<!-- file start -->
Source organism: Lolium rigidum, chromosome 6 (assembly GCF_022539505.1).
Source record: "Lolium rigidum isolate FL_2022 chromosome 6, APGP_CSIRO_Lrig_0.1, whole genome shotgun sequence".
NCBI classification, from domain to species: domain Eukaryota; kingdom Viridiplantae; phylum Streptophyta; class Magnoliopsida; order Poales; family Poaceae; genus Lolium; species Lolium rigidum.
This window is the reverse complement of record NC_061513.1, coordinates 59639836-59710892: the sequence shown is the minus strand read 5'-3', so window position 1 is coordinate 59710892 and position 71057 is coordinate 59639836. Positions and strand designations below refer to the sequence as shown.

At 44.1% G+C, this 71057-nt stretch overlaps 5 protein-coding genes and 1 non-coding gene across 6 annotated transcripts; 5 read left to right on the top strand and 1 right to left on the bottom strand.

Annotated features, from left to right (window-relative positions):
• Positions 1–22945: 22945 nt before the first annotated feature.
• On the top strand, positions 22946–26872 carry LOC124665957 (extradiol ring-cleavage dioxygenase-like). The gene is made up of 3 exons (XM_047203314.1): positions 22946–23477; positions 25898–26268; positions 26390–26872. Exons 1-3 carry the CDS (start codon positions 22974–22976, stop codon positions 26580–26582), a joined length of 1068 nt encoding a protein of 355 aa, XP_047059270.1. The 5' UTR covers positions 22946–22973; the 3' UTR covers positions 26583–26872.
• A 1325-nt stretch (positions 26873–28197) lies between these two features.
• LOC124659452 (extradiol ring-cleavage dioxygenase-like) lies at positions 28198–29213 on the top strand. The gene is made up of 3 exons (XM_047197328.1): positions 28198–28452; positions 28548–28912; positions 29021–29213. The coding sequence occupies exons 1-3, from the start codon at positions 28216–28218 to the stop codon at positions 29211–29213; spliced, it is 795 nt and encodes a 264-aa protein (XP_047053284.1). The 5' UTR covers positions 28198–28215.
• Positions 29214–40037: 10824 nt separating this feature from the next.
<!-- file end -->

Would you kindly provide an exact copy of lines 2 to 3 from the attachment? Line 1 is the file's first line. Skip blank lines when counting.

Source record: "Lolium rigidum isolate FL_2022 chromosome 6, APGP_CSIRO_Lrig_0.1, whole genome shotgun sequence".
NCBI classification, from domain to species: domain Eukaryota; kingdom Viridiplantae; phylum Streptophyta; class Magnoliopsida; order Poales; family Poaceae; genus Lolium; species Lolium rigidum.